There’s no feeling in the world like slipping behind the wheel of a car, and having some more control over your freedom. All parents have some fear about putting their child in control of a motor vehicle, especially if that child has a diagnosis of Autistic Spectrum Disorder (ASD).
It may be more complex to teach a young person with an ASD to drive, but that is by no means a reason not to allow them to try. Research recently carried out by Dr Daniel J. Cox, Youth-Nex associate director, University of Virginia professor in the Departments of Psychiatry and Neurobehavioral Sciences, Internal Medicine, and Ophthalmology; and Ann Lambert, post-doctoral fellow, Virginia Driving Safety Laboratory, University of Virginia Medical Centre, shows that most drivers with an ASD were more careful and were involved in less collisions on the road after they getting a full licence.
Here’s a quick guide of what you need to know before you get behind the wheel.
In both the UK and America, the first big step is applying for for the provisional licence. This can be done at the age of 16 in America, or 17 in the UK. Young people as young as 14 can legally drive in the US if there are exceptional circumstances, they may apply for a Hardship licenses for minors. These are restricted to drivers between 14 and 15, but sometimes up to 18, years old who need to drive to and from home and school due to serious hardships, for example the driver’s family has financial or medical problems; the driver needs to get to work or school and has no other practical way of getting there.
In America applications are made through the state in which you intend to drive.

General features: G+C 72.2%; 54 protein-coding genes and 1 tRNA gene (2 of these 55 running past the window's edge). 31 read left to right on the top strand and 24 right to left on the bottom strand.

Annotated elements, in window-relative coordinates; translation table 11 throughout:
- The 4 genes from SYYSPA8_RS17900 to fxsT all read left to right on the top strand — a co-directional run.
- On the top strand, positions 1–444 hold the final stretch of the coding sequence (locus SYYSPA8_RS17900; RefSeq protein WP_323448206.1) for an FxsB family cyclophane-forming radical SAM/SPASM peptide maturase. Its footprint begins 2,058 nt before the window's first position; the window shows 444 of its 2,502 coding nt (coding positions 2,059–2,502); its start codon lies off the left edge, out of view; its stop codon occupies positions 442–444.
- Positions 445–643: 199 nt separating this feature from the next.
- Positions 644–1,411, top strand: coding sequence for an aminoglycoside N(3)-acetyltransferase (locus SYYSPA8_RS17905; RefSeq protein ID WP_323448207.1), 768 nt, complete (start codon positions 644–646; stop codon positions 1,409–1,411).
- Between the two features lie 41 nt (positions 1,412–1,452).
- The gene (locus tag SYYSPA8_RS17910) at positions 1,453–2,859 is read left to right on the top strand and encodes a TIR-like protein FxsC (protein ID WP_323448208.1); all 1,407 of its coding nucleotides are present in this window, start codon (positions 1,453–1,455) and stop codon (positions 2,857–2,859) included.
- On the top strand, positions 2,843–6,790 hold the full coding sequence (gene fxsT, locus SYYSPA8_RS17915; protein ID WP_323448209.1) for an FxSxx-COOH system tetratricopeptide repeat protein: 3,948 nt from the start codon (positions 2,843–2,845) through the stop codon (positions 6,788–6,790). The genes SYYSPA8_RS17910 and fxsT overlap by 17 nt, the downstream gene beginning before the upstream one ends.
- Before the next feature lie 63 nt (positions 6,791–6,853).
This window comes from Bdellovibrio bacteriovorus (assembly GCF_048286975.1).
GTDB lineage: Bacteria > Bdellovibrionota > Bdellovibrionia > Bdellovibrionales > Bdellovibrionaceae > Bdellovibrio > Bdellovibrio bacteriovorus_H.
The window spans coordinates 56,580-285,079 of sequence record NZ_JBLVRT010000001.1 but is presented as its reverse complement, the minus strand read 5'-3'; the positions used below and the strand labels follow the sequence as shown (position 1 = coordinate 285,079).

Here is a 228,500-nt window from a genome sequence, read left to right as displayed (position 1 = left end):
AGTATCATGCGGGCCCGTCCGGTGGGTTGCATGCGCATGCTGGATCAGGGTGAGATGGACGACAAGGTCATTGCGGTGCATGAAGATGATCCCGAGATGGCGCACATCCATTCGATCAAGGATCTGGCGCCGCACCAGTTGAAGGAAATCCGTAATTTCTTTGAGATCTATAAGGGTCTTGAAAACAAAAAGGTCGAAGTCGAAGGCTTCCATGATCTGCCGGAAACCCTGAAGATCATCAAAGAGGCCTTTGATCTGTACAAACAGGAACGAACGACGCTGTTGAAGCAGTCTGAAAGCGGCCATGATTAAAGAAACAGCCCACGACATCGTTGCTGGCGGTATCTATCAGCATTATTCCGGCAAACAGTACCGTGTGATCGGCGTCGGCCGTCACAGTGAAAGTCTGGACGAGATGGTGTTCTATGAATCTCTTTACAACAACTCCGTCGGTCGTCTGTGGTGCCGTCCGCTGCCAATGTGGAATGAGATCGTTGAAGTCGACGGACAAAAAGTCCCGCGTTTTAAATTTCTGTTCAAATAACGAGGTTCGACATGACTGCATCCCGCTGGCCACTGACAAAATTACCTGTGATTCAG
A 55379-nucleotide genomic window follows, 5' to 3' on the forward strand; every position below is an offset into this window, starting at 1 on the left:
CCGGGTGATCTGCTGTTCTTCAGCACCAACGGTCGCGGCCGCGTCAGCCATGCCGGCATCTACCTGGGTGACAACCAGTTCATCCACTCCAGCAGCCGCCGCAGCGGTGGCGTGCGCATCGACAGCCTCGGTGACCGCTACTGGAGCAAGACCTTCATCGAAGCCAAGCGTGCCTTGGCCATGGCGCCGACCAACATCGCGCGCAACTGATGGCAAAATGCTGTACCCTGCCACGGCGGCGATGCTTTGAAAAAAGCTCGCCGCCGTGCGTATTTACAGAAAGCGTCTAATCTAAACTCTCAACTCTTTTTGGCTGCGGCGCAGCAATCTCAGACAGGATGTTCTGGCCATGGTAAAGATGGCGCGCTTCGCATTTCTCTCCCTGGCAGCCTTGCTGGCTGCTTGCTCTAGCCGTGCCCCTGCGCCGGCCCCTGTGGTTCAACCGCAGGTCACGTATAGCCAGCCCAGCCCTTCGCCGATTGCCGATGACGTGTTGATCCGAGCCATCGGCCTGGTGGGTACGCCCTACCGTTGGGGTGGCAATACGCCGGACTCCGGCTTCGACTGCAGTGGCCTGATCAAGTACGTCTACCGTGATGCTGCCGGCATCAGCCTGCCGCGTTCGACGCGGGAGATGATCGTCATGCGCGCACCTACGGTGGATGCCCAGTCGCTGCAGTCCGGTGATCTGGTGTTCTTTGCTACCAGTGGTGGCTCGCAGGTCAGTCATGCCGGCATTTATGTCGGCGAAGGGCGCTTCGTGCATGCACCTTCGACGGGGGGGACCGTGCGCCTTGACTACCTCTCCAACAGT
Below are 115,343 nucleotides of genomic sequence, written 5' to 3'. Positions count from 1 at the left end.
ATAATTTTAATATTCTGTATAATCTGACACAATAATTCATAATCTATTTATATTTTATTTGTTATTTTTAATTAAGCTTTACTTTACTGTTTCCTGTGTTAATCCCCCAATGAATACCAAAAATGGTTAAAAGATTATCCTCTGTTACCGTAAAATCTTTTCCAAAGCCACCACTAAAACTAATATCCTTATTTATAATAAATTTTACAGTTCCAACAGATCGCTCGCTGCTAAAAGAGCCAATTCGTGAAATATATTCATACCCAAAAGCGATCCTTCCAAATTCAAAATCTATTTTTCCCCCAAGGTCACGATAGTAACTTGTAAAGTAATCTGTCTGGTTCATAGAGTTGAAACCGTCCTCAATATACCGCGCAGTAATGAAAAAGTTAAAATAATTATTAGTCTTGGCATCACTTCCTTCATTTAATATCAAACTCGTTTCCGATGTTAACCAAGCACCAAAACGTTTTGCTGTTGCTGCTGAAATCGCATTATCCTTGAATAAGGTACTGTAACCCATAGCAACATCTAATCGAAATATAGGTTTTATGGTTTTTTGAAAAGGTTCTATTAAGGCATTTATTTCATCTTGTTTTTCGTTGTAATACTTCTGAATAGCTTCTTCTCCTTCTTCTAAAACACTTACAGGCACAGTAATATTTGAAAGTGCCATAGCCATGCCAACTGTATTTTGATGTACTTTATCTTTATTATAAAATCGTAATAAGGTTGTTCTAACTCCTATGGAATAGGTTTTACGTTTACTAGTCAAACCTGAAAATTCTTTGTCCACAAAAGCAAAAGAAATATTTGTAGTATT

Any medical disorders must be disclosed on the application form. This includes any ASD diagnosis. Young people who are planning to learn and apply for a provisional licence must get a doctor to approve that they are physically able drive.
Learning to Drive
Learning to master a motor vehicle comes with new language, and new routines. These pose some difficulty for youngsters without ASDs, and even adults who have been driving a number of years. There are a number of driving schools which cater specifically for individuals with ASD’s, and take extra time in role playing situations which may be difficult for an ASD individual.
Learning to drive in the same car should also be helpful, as using a number of different cars could be difficult for an individual who likes routine.
A parent teaching their child to drive should follow these guidelines set out by Dr Cox’s study:
- Use practice and repetition. Parents suggested that regular, sustained driving experiences had been useful. Several indicated that, compared to typically developing siblings, their son/daughter with high functioning Autism required twice the practice to acquire adequate skill levels. They also suggested that, when an error occurs, it is beneficial to provide an immediate opportunity to go back and correct the mistake.
- Teach skills in small steps. Breaking down each skill into individual steps rather than in combination was considered helpful.
- Use video games and other driving-like experiences before trying to drive a car. Microsoft Xbox 360 and other video games were cited by a number of parents as a precursor to successful driving. Several also suggested that experiences driving go-carts, riding mowers, tractors, etc., had provided a good basis for learning to drive a car.
- Parents reported that talking through (or providing a visual map of) the route to be taken and the potential hazards to be encountered was helpful for their son/daughter.
- Be calm/patient. Parents repeatedly cited how important it was for them to stay calm while teaching their son/daughter to drive. Several indicated that, because they were unable to do so, they sought driving instruction professionals. Professionals with experience teaching individuals with special needs appear to have had reasonable success.
Talk to people within your community that have experienced learning or teaching an individual with an ASD to drive, share experiences.
High Functioning Autistic and vlogger Arman Khodaei was nineteen when he passed his test on the fourth sitting. He has a number of vlogs on Youtube, for those of you still nervous about taking the first steps.